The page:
Figure 6c depicts circularly polarized UPC PL spectra with a resonance at an energy gain of about 28 meV; the excitation energy was tuned from the T\(_{\mathrm {S}}\) peak to the high-energy flank of the T\(_{\mathrm {T}}\) peak, as marked by the red arrows in Fig. 6a. The resonance coincides with the spectral position of the intervalley triplet trion T\(_{T}\); compare the upper energy scale in Fig. 6a. The exciton PL upconverted from T\(_{\mathrm {T}}\) is slightly co-polarized (\(P_{\mathrm {deg}} = 12\%\)) with the laser light polarization. The high intensities in the co-polarization configuration imply that the UPC is more efficient for resonantly addressing the \(K_{+}\) valley. Moreover, the circular polarization degree of the upconverted X emission is decreasing with increasing energy gain from \(18\%\) for \(\Delta E =24\) meV to \(11\%\) for 37 meV, as seen in Fig. 6d. This falling trend, for energetically departing from the trion resonances, corresponds to an increasing probability of scattering processes which change the valley momentum of the carriers. Besides that, \(P_{\mathrm {deg}}\) for the UPC PL is slightly lower than values (\(21\%\)) obtained for regular PL under nearly resonant excitation34. This discrepancy is likely caused by a possible scattering of bright excitons into momentum-dark states due to the interaction with K-point phonons or electrons. It is also worthwhile to mention that the preservation of the exciton valley polarization, for T\(_{\mathrm {T}}\) excitation, is consistent with the polarization properties of the A\('_{1}\) phonon11; see also Fig. 6b.


We present temperature-dependent and polarization-resolved PL of the bright neutral exciton upconverted from singlet and triplet negative trions and the neutral biexciton, for a hBN-encapsulated WS\(_{2}\) monolayer possessing a relatively low electron doping in the range of (1–1.3) \(\times 10^{11}\) cm\(^{-2}\). The resonant tuning of the excitation energy through the XX\(^{0}\), T\(_{\mathrm {T}}\) and T\(_{\mathrm {S}}\) states, lying below the neutral exciton, leads to characteristic energy gains of 18.0, 29.5 and 36.0 meV, respectively. These energy gains in the UPC processes are attributed to interactions with resonant optical phonons and, respectively, to a cooling of resident electrons. In the exciton emission upconverted from the trions, spin-conserving electron–phonon and electron–electron scatterings are involved, while the biexciton-mediated UPC is related to a non-local electron–hole exchange followed by an anisotropic electron–hole interaction. The temperature dependence of the upconverted exciton PL intensity demonstrates significant enhancements up to 120 K. They underline both an increasing phonon population giving rise to a high phonon-mediated scattering rate of the electrons as well as a more efficient electron–electron scattering within the UPC involving the singlet trion. Both trions and the neutral biexciton act as real states in the particularly electron- and/or phonon-mediated UPC processes whose circular polarization properties imply that the UPC occurs more efficiently at the \(K_{+}\) valley, as the UPC PL has predominantly the same helicity as the exciting laser light. Our results extend the current discussion on exciton–trion and exciton–biexciton couplings in WS\(_2\) monolayers as well as the understanding of optical UPC mechanisms in 2D materials.


Bulk WS\(_{2}\)

The WS\(_2\) crystals were grown by the chemical vapor transport (CVT) technique. Prior to the crystal growth, the powdered compounds were prepared from the elements (W: 99.99\(\%\), S: 99.999\(\%\)) by reaction at 1000 \(^\circ\)C, for 10 days in quartz ampules. The mixture was slowly heated to 1000 \(^\circ\)C. The chemical transport was achieved with I\(_2\) as a transport agent in the amount of about 5 mg/cm\(^3\). The growth temperature was changed from 1030 to 980 \(^\circ\)C with a temperature gradient of 3 \(^\circ\)C/cm and a growth time of 20 days. The crystals had the shape of thin layered plates with thicknesses and surface areas ranging from 20 to 1000 \(\upmu\)m and 20 to 100 mm\(^2\), respectively.

Monolayer WS\(_2\)

We prepared hBN-encapsulated WS\(_2\) and uncapped WS\(_2\)/hBN heterostructures using high-purity hexagonal boron nitride (hBN) and a target Si substrate with 300-nm-thin SiO\(_2\). The WS\(_2\) monolayers were mechanically exfoliated from the aforedescribed bulk crystals. For this purpose, the deterministic all-dry stamping method was applied35. The WS\(_2\) monolayer and the hBN crystals were first exfoliated on a flexible polydimethylsiloxane gel-film stamp which was rigidly attached to a glass slide. The thicknesses of the hBN flakes were \(\sim\) 15 nm and \(\sim\) 240 nm, for the bottom layer, and up to \(\sim\) 5 nm, for the top layer. During the transfer process the substrate and the stamp were inspected using an optical microscope equipped with an xyz stage. The application of a long-working distance objective enables us to locate and deterministically transfer selected flakes to the substrate by carefully bringing the stamp in contact with the substrate. After each transfer step, the samples were heated to \(\sim\) 180 \(^\circ\)C in air for 20 minutes. After adding the last layer to the stacked samples, an annealing at \(\sim\) 200 \(^\circ\)C was performed in air for 2 h. Figure 7a presents an optical microscope contrast image of the hBN/WS\(_2\)/hBN/SiO\(_2\)/Si heterostructure with the thickness of the hBN bottom-layer \(d=240\) nm. The monolayer character of the WS\(_2\) flake was confirmed by PL and Raman scattering experiments performed at room temperature under ambient conditions. Figure 7b shows a PL intensity map of the WS\(_2\) monolayer recorded at the neutral exciton energy of 1.995 eV. A typical PL spectrum including the exciton line is demonstrated in Fig. 7c. Linearly polarized Raman scattering spectra depicted in Fig. 7d clearly identify the \(E^{'}\) and \(A^{'}\) optical phonons located at 357.5 cm\(^{-1}\) (44 meV) and 418 cm\(^{-1}\) (52 meV), respectively.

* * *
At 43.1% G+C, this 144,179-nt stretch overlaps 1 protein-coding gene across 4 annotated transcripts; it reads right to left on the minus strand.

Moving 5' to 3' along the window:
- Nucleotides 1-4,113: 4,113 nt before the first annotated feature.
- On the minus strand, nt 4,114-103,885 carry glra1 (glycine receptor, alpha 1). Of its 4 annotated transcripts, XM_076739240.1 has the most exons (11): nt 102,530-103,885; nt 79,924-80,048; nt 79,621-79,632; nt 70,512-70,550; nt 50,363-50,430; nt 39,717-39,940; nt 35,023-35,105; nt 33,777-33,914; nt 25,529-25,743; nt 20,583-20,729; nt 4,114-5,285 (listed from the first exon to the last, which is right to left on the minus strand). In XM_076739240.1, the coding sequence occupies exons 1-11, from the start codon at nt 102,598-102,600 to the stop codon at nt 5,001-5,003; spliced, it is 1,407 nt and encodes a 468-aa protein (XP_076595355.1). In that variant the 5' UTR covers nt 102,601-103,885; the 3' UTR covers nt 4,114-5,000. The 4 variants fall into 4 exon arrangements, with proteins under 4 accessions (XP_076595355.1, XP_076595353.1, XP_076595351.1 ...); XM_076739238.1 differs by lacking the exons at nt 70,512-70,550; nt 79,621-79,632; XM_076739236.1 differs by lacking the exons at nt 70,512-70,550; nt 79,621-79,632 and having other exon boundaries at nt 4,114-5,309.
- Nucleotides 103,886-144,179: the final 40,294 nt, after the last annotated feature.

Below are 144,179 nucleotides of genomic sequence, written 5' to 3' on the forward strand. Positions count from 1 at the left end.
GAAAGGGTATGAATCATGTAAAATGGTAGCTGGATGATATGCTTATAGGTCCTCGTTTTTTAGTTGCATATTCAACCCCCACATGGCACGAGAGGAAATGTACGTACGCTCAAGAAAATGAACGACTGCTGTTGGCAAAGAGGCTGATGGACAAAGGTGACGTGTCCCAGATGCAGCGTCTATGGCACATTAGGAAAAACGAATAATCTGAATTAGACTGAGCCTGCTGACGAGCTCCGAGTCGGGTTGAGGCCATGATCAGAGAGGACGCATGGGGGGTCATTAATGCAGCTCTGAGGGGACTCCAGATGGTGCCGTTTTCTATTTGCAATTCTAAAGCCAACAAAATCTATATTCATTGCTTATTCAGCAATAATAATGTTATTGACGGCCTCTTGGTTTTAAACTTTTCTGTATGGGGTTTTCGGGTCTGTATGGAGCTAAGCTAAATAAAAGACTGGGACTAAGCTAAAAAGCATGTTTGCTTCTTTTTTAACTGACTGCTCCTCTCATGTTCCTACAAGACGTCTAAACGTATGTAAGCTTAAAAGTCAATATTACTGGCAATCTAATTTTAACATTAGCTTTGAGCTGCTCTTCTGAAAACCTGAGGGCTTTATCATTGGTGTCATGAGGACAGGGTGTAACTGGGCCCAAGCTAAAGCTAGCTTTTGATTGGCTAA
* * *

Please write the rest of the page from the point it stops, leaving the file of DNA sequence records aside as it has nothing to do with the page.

Figure 7
figure 7

(a) Optical microscope contrast image of the hBN/WS\(_2\)/hBN/SiO\(_2\)/Si heterostructure. (b) PL intensity map across the WS\(_2\) monolayer studied. (c) Exemplary PL spectrum showing the emission of the neutral exciton, \(E_{\mathrm {exc}}= 2.33\) eV. (d) Room-temperature Raman scattering spectra including the \(E^{'}\) and \(A^{'}\) optical phonons.

Experimental setup

The samples were mounted on the cold finger of a vibration-isolated closed-circle cryostat which allowed for temperature variations between 7 and 300 K. The PL was excited by the second harmonic (532 nm, 2.33 eV) of a continuous-wave single-mode Nd:YAG laser. The UPC PLE was excited by a continuous-wave dye laser equipped with DCM whose emission was tuned in the range from 602 (2.06 eV) to 650 (1.91 eV). The laser beam was focused on the sample under normal incidence using a long-working distance microscope objective with 50\(\times\) magnification. The diameter of the excitation spot was about 1 \(\upmu\)m. The emission was collected by the same microscope objective, was dispersed by a monochromator with 0.5 m focal length and 600 lines/mm grating and was detected by a Peltier-cooled charged couple device Si-camera. The Raman spectra were measured in the backscattering geometry using either 1800 or 600 lines/mm gratings. The impact of elastically scattered light on the spectra was reduced by a set of spectrally appropriate edge filters.